Exxon seeking temporary workers for Beaumont, Texas, refinery during lockout -sources

The logo of Exxon Mobil Corporation is shown on a monitor above the floor of the New York Stock Exchange in New York, December 30, 2015/File Photo

HOUSTON, April 26 (Reuters) - Exxon Mobil Corp (XOM.N) is looking for temporary workers for its Beaumont, Texas, refinery beginning in May when it has threatened to lock out 650 workers at the plant, sources familiar with the search said on Monday.

Exxon told the United Steelworkers union (USW) last week that hourly employees - employees paid by the hour who are entitled to overtime - will be locked out of their jobs at the refinery if there is not a new contract agreement by Saturday.

An Exxon spokeswoman was not immediately available to discuss the company's plans to operate the refinery after a lockout is in place.

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Exxon has circulated a notice for at least 40 process operators with two years' experience to work at the Beaumont refinery for three months, the sources said.

"The roles are only initially short term and will require individuals to start on May 10th until August," according to a copy of the notice seen by Reuters.

Process operators manage major units and key processes in a refinery.

Exxon said on Friday it issued the lockout notice after three-and-a-half months of talks with USW Local 13-243 "to ensure our facilities continue to operate safely," said company spokeswoman Julie King.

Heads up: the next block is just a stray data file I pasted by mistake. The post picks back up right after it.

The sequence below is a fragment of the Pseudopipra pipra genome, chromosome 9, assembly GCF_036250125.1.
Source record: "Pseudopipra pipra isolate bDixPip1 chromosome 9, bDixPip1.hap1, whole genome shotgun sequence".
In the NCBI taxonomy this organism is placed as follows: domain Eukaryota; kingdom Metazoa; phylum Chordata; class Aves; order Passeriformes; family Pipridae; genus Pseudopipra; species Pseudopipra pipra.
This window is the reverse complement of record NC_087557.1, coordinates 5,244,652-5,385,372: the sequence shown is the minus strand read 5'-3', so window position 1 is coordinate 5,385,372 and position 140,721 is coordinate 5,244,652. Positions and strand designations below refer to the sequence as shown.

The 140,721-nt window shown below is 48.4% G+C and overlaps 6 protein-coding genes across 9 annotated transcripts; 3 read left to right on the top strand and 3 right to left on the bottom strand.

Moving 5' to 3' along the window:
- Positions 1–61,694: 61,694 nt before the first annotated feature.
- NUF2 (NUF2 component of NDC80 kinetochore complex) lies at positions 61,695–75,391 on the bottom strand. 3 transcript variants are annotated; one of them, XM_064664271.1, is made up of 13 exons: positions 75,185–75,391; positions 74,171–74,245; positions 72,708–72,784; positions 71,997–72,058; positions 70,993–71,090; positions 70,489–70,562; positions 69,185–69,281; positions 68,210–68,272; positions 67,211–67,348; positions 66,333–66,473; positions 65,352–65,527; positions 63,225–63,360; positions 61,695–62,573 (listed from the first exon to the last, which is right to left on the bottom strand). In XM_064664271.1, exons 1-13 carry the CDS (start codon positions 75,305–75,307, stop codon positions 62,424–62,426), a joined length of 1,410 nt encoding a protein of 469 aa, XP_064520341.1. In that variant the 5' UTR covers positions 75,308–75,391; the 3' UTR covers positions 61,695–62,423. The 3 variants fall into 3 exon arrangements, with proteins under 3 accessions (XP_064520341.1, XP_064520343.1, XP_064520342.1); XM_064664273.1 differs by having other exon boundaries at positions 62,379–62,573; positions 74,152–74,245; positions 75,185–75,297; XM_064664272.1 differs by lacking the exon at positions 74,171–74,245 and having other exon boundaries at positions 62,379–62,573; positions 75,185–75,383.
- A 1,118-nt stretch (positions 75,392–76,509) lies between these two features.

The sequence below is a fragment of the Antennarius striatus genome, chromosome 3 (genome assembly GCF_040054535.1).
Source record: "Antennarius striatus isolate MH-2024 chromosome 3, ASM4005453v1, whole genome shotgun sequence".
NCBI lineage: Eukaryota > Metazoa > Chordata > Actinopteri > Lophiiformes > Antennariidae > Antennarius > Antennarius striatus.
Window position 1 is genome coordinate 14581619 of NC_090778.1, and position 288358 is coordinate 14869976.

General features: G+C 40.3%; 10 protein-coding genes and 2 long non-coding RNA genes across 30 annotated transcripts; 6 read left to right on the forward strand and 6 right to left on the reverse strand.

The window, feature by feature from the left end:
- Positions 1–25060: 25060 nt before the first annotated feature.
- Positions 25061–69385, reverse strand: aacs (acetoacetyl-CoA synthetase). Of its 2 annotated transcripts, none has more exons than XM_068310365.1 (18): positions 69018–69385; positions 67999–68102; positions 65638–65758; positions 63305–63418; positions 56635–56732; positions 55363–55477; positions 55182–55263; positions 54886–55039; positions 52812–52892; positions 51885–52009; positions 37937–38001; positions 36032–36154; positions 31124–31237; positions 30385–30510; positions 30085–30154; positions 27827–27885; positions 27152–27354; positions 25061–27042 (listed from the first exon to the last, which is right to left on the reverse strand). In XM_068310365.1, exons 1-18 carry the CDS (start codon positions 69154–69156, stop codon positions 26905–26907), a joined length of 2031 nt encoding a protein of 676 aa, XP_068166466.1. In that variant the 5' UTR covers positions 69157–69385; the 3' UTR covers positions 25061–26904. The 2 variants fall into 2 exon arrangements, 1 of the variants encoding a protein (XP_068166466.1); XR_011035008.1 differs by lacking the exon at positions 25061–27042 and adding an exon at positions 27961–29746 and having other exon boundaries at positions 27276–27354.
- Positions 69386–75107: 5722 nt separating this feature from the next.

The lockout notice was issued after the Steelworkers offered a one-year extension to a six-year pact agreed to in 2015, said Darrell Kyle, president of Local 13-243.

"These negotiations are not about wages," Kyle said in a statement on Monday. "Our greatest concern is making sure our lives and our jobs are safe and secure."

The lock-out would bar 650 workers from entering the 369,024 barrel-per-day (bpd) Beaumont refinery and adjoining blending and packaging plant.

In addition to seeking temporary workers, Exxon has also been training managers and engineers from around the United States to take over operating the refinery.

Companies can legally employ temporary workers during a strike or lockout.

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Reporting by Erwin Seba Editing by Chris Reese

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